Zhang Xiaoshan, Director of the Rural Development Institute under the Chinese Academy of Social Sciences
As China accelerates the shift to rely more on domestic demands, the rural market definitely presents a rich bonanza of consumers, though it will take some time to explore its full potential.
The No. 1 Document for 2010 has mandated subsidies for rural purchases of construction materials, a measure widely considered a powerful catalyst for farmers to bump up spending. It will also encourage them to build better houses and improve their livelihoods.
Since early 2009, the government has distributed subsidies, allowing farmers to purchase appliances and vehicles. The document said the program would be continued and widened to cover employees of state-owned farms and forestry firms.
Many migrant workers have returned to the countryside, bringing back urban consumption habits. This will surely pump some steam into the rural consumer market and help widen domestic demands.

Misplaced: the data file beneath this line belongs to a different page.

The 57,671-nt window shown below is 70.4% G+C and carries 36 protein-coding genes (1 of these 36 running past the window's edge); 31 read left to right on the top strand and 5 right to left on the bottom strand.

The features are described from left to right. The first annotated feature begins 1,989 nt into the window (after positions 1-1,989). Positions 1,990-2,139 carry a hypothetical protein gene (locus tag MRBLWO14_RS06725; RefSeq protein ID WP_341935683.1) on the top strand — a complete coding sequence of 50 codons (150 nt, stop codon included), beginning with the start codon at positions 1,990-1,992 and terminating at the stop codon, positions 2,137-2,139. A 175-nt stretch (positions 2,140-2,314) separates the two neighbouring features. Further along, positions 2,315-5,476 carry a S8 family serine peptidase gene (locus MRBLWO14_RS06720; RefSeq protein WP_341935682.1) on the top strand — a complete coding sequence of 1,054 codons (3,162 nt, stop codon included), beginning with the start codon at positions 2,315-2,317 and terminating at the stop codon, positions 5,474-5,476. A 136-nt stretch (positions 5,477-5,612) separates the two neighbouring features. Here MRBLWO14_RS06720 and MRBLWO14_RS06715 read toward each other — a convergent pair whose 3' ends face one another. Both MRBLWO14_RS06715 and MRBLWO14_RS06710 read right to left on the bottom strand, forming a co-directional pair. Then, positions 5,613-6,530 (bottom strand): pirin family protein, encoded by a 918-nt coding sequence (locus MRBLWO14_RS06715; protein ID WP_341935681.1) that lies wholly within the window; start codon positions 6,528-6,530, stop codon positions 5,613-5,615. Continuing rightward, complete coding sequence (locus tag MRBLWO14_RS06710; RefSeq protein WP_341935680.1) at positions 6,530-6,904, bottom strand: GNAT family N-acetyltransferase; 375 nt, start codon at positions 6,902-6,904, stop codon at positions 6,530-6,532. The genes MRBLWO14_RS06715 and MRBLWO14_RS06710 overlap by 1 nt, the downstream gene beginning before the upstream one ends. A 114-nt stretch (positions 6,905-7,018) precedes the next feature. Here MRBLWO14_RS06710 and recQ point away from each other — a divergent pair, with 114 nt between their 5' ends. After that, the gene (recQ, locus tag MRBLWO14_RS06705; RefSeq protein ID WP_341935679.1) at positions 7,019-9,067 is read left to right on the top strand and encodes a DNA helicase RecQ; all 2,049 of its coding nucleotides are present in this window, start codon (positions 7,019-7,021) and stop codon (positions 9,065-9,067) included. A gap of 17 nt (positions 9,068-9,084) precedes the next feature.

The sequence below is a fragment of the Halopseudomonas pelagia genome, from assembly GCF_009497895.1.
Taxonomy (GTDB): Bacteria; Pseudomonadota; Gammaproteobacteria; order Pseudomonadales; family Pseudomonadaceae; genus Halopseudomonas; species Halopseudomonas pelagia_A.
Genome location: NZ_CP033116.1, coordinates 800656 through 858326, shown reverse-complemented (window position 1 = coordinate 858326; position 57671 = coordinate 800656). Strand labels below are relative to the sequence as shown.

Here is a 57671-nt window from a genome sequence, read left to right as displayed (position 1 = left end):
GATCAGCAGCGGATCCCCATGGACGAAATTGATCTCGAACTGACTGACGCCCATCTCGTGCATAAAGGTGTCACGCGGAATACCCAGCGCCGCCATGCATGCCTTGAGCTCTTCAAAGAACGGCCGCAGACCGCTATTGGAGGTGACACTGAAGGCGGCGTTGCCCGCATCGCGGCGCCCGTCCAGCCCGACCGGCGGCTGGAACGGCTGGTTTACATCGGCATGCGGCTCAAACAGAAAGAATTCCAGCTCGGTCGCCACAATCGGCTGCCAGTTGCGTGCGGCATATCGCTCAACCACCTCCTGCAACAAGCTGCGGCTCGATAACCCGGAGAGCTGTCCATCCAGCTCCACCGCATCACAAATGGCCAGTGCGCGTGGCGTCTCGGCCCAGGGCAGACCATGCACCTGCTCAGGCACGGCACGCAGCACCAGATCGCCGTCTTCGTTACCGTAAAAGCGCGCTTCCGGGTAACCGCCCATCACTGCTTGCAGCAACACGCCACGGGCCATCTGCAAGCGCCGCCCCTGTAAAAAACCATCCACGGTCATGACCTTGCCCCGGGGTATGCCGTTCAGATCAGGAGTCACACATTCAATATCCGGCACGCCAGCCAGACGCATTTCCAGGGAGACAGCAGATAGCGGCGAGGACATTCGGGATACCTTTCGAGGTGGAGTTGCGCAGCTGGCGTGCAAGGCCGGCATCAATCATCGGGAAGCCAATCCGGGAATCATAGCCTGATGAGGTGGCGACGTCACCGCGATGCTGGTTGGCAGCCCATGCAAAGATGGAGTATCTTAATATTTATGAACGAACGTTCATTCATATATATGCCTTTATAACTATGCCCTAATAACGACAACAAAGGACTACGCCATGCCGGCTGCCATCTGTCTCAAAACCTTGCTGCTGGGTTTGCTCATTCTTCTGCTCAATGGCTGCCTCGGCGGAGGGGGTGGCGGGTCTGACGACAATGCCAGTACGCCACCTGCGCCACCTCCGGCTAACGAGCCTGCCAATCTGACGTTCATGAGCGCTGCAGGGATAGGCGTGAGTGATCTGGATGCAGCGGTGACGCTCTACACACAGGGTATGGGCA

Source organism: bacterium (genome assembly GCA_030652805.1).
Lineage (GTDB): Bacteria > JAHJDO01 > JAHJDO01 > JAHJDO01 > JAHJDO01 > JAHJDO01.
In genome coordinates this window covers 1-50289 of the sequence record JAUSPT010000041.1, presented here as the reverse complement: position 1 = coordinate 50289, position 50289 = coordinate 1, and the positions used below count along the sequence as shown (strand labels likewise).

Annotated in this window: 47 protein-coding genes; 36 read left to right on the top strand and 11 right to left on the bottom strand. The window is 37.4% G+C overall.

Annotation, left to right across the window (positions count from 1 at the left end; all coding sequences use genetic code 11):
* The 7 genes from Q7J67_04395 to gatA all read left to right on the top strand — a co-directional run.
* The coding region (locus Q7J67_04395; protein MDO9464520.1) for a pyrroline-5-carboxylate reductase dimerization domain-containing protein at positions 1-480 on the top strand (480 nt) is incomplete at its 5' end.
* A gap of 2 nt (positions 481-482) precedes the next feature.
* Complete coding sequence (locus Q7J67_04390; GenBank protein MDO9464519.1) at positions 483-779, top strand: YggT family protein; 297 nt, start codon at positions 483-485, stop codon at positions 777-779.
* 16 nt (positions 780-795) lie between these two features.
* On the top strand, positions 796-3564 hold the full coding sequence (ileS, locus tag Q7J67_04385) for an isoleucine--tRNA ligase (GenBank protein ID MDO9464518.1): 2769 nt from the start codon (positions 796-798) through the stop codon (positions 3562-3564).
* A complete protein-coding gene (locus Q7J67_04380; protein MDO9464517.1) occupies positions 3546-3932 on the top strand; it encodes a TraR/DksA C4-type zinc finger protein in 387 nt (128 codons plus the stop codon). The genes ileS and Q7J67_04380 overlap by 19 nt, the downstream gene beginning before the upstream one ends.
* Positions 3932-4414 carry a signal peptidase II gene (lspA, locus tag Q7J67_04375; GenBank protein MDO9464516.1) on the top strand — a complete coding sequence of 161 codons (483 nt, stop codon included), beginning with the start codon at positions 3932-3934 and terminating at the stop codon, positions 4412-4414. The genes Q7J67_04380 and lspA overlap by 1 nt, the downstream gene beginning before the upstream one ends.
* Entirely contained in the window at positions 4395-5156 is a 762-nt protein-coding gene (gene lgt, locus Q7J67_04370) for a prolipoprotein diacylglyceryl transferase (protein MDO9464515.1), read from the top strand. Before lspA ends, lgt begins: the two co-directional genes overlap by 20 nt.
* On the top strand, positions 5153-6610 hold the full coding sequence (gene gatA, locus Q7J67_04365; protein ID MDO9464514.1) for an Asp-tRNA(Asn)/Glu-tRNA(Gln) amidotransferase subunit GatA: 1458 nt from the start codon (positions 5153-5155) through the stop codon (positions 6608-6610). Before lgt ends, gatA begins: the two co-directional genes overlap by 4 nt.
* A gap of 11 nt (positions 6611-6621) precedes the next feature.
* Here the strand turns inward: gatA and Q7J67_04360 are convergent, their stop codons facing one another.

But subsidies are still far from enough, and China still has a long way to go to drive up rural consumption. In 2006, consumption by Chinese farmers contributed 5.8 percent to the rural economy, compared with 34.3 percent of urban households.
As a result, the country should double its efforts to increase the income of farmers and offer them more job opportunities. Efforts are also needed to further perfect the social security net, including medical insurance, education and pensions, to add incentives for them to spend.
China has every reason to continuously spark buying interest of farmers, the country's largest group of potential consumers. A thriving rural consumer market would effectively wean the country off its dependence on exports and investments, and also absorb the industrial overcapacity, a serious conundrum for the Chinese economy.